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1914 H Florin Ebay - Opinions Invited Before I Report It.

 
 
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Valued Member
Australia
221 Posts
 Posted 06/08/2019  6:48 pm Show Profile   Bookmark this topic Add CoinOS to your friends list Get a Link to this Message
Hi.

The 1914h Australian florin is a rare and desirable coin for any collector of Australian predecimal silver coinage.
In terms of rarity, it's on par with the 1915 London florin, and the value of these two dates is only eclipsed by the 1932 florin.

This is a coin that I own several examples of and I look for them everywhere in good grades - I seen this one on eBay today and immediately decided it was fake.

The seller has an almost perfect four and a half thousand feedbacks and before I report this and have it removed, I am asking for other's opinions here - and any informed opinion is sincerely appreciated.

Here's the auction's photo of the reverse.
He/She are asking 1500 dollars for this:
273630530356

Edited by CoinOS
06/08/2019 6:52 pm
Bedrock of the Community
Australia
15398 Posts
 Posted 06/09/2019  12:57 am  Show Profile   Bookmark this reply Add sel_69l to your friends list Get a Link to this Reply
Now that you have asked me to suspect this coin, it looks like a pressure cast fake to my eye.
Top of the 'V' in ADVANCE AUSTRALIA is missing, surface texture at high magnification is grainy, the grass under the shield looks horrid.
I can understand why you are suspicious.

It is very good that you have several genuine examples, with which you can compare the suspect coin against.

The Chinese are getting better, but they are still not very good at it.
I would complain to them, that the quality of their products are still shoddy.
Valued Member
Australia
221 Posts
 Posted 06/09/2019  04:32 am  Show Profile   Bookmark this reply Add CoinOS to your friends list Get a Link to this Reply

Quote:
The Chinese are getting better, but they are still not very good at it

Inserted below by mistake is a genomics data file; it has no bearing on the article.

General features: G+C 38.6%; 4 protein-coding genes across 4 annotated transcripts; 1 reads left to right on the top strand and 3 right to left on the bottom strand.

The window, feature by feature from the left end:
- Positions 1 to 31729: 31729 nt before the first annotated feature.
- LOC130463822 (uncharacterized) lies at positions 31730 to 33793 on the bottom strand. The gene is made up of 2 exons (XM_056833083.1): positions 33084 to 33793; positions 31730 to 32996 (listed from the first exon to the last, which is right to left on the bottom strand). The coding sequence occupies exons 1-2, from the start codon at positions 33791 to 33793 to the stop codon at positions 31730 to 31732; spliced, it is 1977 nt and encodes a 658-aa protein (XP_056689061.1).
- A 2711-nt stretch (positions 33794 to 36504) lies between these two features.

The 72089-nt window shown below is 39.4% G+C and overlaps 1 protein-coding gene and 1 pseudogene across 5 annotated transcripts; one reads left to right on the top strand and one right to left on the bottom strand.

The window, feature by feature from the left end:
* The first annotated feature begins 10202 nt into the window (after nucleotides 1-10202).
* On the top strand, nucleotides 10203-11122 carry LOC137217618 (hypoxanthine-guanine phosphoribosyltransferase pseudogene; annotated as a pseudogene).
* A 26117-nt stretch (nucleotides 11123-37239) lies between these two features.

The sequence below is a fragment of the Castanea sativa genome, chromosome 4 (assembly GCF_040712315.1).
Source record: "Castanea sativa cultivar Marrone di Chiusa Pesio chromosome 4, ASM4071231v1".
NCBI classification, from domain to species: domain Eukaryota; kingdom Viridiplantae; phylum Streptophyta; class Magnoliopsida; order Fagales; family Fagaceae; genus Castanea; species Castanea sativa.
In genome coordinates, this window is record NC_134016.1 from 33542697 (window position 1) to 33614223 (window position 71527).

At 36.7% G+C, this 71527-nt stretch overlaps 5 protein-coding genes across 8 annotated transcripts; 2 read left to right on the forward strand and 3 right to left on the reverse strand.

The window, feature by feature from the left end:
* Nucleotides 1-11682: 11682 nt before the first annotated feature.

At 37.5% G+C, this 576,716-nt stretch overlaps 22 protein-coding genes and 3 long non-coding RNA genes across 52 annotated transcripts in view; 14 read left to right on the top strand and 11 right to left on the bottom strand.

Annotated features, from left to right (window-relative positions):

True, and I'm happy for that fact - they are a clear and present danger to the hobby. The first thing that drew may gaze instantly was the 9 - it's completely wrong.

That coin has more issues than popular mechanics and is rubbish.

My guess is it's a China 90% silver thing. (Typically China don't bother with accuracy and hitting 92.5% sterling).
If so it will pass an ear ping test but fail a frequency metered ping test.

My concern here is the possibility of a few sellers on eBay with relatively high traffic - moving many lower priced genuine items, and occasionally inserting a high value counterfeit.

Any experienced Australian coin dealer absolutely should know a genuine coin from Chinese junk - and it's time for some serious scrutiny.

To report the coin and see the listing vanish as I have so often done with others saves one person's wallet, but it doesn't solve the problem.

There are not as many online China outlets doing this as there were a year ago. They have been contacted by a few collectors with a blunt message.

A year back here I said no issue with buying copy coins for display, and on reflection, I'd stand by that - with the caveat that all coins have been treated with one of these and a hammer:

Bedrock of the Community
Australia
15398 Posts
 Posted 06/09/2019  06:05 am  Show Profile   Bookmark this reply Add sel_69l to your friends list Get a Link to this Reply
XRF would easily reveal if 90% or 92.5% silver, but that is of little importance in this case.
Valued Member
Australia
479 Posts
 Posted 06/09/2019  8:48 pm  Show Profile   Check ryurazu's eBay Listings Bookmark this reply Add ryurazu to your friends list Get a Link to this Reply
wow you should have a look at the observer tho that looks terrible, would be surprise if silver tho.
Edited by ryurazu
06/09/2019 8:49 pm
Valued Member
Australia
221 Posts
 Posted 06/09/2019  9:19 pm  Show Profile   Bookmark this reply Add CoinOS to your friends list Get a Link to this Reply

Quote:
wow you should have a look at the observer tho that looks terrible, would be surprise if silver tho


Here is the coin's obverse in all it's glory.



I'm in no hurry to report this - due to it's price tag.
It's unlikely to sell.

I have stated on multiple occasions on this forum - eBay feedback means Nothing